Governance and Control at AXA

Governance and Control at AXA
Case Code: BSTR224
Case Length: 18 Pages
Period: 1991-2006
Pub Date: 2006
Teaching Note: Not Available
Price: Rs.400
Organization: AXA
Industry: Banking and Financial Services
Countries: India, Japan
Themes: Corporate Governance, Control
Governance and Control at AXA
Abstract Case Intro 1 Case Intro 2 Excerpts


Going Global

In 1991, AXA formulated a vision of becoming a global company. According to Bébéar, "To become a multinational, an enterprise must outgrow the very notion of nationality: all its entities, whatever their market, its employees, whatever their nationality, must be dealt with on equal terms and must pursue one single identical object: the considered interest of the whole enterprise." At that time, the total revenues of AXA were €8.1 billion, with France accounting for a total share of 60%, followed by the rest of Europe with 30.2%, Canada with 0.5%, and revenues from reinsurance at 9.3%...

The AXA Board

AXA had achieved much of its growth through various mergers and acquisitions over a period of two decades. Its acquisitions brought several companies into its fold. These resulted in complex holding structures and companies under different names in different countries. The products and processes too differed from country to country. Bébéar wanted to make AXA a truly global company rather than letting it remain a French company with several international subsidiaries. To achieve the objective of becoming a global company, there were several management issues that AXA had to face. These included cultural and communication issues, legal compliance, capital allocation, and integrating people and processes. AXA operated in many countries across the world and had to take into account several kinds of statutory, regulatory and legal, systems and accounting and tax systems as these differed from country to country. AXA firmly believed that in order to reduce the complexity of its operations, it needed to stick to a single business model of financial protection...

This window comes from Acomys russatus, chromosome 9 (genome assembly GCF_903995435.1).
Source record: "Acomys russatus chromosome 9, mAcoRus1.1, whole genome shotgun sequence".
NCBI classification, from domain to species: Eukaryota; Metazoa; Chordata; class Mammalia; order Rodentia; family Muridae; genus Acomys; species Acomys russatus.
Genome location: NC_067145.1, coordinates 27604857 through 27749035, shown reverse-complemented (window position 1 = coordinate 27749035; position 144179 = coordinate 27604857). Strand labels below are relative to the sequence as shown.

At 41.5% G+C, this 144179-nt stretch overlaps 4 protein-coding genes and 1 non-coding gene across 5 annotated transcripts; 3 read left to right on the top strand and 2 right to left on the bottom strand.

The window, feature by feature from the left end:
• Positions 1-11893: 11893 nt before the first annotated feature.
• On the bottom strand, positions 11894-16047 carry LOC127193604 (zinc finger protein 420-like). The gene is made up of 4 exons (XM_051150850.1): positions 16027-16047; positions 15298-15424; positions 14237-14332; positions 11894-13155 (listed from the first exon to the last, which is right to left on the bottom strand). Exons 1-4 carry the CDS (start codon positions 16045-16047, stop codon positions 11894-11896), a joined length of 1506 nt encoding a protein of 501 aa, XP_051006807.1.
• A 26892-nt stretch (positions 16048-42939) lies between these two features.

AXA - Centralizing Business Functions

Though AXA aimed at becoming a decentralized organization, it felt it was necessary to centralize some functions in order to achieve better synergy and coordination. AXA centralized functions like procurement and technology services...

AXA - Efforts To Decentralize

AXA ensured that the principles of good corporate governance were implemented across the group. All the subsidiaries were governed by a board, which included non-executive directors. An audit committee with independent members also oversaw the functioning of the subsidiaries. All the subsidiaries were made aware of the group's strategy, operational objectives, reporting lines and accountability for organizational objectives. Formal guidelines for business and operations were in place along with a written code of ethics, anti-fraud, and anti-laundering policies. All the subsidiaries of AXA prepared three-year forecasts. AXA aimed at exercising control over the forecasts developed by the subsidiaries by subjecting the forecasts to critical review.

After the review, any adjustments that were required were made. A consolidated forecast was prepared that was used as the group's budget. Based on these, the objectives and annual targets of each of the operating units were arrived at. The subsidiaries of AXA presented details of their strategic position, performance review, quantitative targets like revenue, expenses, profitability, etc., about each of their business segments. Also forming part of the presentation was sensitivity analysis considering macro-economic conditions and specific plans for HR, IT, and other aspects...

The Benefits

AXA reaped several benefits by striking a balance between centralization and decentralization of its operations. The company had firm control over some of the most important activities and was able to steer the subsidiaries toward the growth path. At the same time, the subsidiaries were free to carry out their day-to-day operations. Due to geographical diversification, the group's volatility of earnings went down. AXA was able to replicate the best practices in one country in other countries and thus obtain a competitive advantage over local players...


Exhibit I: AXA - Business Segments
Exhibit II: AXA - Insurance Revenue by Region/Country
Exhibit III: AXA - Supervisory Board Committees

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